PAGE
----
The courier. (Lincoln, Neb.) 1894-1903, May 18, 1901, Page 5, Image 5

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    THE COURIER.
t
r
decorations in gapier fvlaclje
for dens and cozy corners. Faith-'
ful reproduction of ancient arms
and armor, Nubian heads, plaques
and other objects of an artistic na-
ture.
There's nothing- more popular at
the present time, nothing- that pro
duces a more artistic effect and
nothing-that adds so much to the'
appearance of an interior: and, besti
of all, these articles are made of a material that's
cheap enough to made these a possibility to people off
moderate means. You ought to visit the showing-in ,
the Carpet Dept. Ask or send for a catalogue con
taining- all the details.
i
.imparts a hard-wood
finish to any floor. Iti
is not paint or varnish,
and although applied
in the same manner, is
entirely uiirerent in
wearing qualities and
effect. It is a hard-
drying- liquid enamel,
made in various colors
(also in transparent
form for hard woods),
of a combination of im
ported hard srums and
does not contain shellac.
resin, oil, benzine or,
anv other adulteration.
tPiW
Y
In cans, prepared
(
ready or use byjnryjjady, in two sizes can contain
ing- enoug-h to cover 80 square feet for 60c I
Can containing- enough for 175 square feet for.. $1.00 (
Ask or Send for Descriptive Pamphlet and;
Color Card Carpet and Drapery Dept.
JkzoOdMvm(g
:t,i:iveoiviv, xbbr.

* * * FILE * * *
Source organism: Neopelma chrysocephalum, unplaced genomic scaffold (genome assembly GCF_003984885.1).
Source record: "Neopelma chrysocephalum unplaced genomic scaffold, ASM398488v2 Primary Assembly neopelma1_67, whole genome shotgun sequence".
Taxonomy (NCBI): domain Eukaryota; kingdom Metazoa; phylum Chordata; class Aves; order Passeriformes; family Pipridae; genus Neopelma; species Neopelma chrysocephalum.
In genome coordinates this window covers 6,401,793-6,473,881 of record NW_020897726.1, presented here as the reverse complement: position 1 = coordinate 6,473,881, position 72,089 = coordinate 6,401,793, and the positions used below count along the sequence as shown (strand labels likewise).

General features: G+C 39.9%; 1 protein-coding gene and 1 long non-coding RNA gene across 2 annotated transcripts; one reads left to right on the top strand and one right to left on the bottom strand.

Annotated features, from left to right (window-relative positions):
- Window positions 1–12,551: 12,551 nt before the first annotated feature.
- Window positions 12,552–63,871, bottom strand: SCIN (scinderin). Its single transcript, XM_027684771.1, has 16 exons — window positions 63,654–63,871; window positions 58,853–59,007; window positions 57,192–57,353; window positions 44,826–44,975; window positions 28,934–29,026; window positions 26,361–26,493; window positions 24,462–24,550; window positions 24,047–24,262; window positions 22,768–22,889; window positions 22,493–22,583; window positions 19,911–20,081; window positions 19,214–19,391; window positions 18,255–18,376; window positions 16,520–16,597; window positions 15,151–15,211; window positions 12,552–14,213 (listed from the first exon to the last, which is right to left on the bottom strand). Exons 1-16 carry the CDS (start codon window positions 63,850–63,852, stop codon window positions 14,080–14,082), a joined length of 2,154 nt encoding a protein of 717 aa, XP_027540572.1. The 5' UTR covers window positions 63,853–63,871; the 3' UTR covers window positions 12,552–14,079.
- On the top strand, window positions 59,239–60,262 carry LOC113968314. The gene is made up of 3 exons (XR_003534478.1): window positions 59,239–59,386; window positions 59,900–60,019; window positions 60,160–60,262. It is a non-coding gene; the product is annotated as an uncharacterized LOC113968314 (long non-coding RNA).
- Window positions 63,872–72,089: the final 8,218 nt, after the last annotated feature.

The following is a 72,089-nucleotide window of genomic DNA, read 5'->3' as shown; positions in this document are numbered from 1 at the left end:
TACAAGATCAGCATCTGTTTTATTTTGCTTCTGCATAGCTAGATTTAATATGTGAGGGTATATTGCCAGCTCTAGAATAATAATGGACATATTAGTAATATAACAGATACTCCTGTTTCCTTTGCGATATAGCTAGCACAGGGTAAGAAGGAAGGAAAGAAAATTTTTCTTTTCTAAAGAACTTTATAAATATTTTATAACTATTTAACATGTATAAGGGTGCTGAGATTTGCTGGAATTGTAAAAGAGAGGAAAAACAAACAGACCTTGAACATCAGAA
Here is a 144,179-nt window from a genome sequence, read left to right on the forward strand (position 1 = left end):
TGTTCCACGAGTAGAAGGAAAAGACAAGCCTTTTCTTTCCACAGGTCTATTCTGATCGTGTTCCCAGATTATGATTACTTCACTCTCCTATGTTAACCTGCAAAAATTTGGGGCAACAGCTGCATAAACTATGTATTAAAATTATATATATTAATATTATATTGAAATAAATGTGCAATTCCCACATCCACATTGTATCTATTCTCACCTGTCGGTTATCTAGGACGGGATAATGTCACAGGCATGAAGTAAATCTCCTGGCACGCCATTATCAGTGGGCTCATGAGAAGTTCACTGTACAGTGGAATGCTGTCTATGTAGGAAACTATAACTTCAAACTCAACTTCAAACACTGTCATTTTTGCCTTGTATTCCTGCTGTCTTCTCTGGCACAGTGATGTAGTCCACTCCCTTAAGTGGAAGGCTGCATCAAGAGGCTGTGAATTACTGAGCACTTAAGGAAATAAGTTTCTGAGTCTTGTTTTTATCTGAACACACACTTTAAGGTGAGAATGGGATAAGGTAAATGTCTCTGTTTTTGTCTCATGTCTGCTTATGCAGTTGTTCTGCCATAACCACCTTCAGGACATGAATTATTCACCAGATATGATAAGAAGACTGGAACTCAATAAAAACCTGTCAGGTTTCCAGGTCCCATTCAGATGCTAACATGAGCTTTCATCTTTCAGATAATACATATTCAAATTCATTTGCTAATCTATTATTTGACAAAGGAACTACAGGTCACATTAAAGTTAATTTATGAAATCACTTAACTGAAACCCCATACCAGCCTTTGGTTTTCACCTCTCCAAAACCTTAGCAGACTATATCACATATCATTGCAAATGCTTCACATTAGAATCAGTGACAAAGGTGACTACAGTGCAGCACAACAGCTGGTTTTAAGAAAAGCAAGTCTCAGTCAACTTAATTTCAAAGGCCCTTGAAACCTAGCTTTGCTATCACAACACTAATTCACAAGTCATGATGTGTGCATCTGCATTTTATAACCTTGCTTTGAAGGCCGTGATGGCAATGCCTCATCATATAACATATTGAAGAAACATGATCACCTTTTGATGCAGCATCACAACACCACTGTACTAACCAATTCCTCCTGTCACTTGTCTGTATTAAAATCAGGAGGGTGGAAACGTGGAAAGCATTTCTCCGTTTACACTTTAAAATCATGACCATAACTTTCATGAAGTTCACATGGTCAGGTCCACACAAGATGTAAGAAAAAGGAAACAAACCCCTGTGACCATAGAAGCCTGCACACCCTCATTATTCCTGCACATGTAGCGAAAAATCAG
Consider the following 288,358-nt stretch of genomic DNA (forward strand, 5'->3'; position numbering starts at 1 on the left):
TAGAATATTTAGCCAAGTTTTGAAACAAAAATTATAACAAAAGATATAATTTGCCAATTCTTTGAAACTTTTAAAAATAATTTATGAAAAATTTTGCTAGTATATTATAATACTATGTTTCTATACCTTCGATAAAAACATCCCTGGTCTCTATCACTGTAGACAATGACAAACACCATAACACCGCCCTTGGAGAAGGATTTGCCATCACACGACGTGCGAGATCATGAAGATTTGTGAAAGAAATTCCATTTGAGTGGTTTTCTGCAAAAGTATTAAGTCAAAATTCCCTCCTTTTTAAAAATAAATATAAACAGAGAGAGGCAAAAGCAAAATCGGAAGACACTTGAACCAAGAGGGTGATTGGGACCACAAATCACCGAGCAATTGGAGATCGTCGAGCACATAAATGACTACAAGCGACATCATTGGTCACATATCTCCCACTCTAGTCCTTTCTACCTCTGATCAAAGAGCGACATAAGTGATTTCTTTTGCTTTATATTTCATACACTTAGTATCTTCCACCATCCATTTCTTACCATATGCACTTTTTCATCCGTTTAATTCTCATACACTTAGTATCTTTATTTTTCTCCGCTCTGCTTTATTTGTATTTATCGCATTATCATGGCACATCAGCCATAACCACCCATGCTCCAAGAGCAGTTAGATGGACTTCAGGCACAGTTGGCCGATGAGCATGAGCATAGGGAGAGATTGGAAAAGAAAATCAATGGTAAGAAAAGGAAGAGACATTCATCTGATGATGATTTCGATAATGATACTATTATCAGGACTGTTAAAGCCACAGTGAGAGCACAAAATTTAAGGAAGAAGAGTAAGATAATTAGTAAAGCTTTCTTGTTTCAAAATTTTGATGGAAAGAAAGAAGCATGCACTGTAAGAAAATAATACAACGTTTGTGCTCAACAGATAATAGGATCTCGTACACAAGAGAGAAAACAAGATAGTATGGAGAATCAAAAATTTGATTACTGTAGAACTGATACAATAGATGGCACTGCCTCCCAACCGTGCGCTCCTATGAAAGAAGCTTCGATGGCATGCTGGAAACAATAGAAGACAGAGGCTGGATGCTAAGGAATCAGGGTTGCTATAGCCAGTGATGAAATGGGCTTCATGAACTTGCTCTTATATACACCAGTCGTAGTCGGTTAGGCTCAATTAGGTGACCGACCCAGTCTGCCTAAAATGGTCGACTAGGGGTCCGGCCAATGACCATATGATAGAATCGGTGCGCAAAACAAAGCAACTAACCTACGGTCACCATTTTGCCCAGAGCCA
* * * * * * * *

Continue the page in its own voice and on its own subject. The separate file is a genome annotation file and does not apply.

ffi?
A WAY-SIDE INN.
Katharine Melick.
For The Courier.
"Dean baa typhoid fevar. Send hia
JL mother" ticked from the Golden Gate,
T where the Bands of Gamp Merritt tossed
over groves below and pallets above.
Over alkali flats and snowy slopes, and
ever down the broadening river ways
came the call for mother, caught from
the hot lips of a fever-crazed boy. A
knock at a door under brier-rose leaves
banging limp in the afternoon son; a
yellow paper unfolded, and the call had
reached the mother.
Before the west sun had dropped that
night from the fetid sands into the bay;
before the ocean mists, dark and sinu
ous, crept over the tents, a white-faced
woman watched from a car window the
fast lengthening shadows of the bluffs
stretching over the black Missouri, and
longed to overtake the sun, shining far
ahead upon the roof that covered her
boy. The people beside her ate wafers
and bananas, or went to the dining car,
or walked unsteadily to the ice water
tank between games of cards. Present-
ly the conductor brought her a ticket
which had tluttered down the aisle. It
was hers, and after .that the oflicial kept
a wary eye upon the slight, erect figure,
until at the end of bis fifty mile run an
oblivious blue-coat with a beard replaced
him.
As through a limbo of chaotic noneni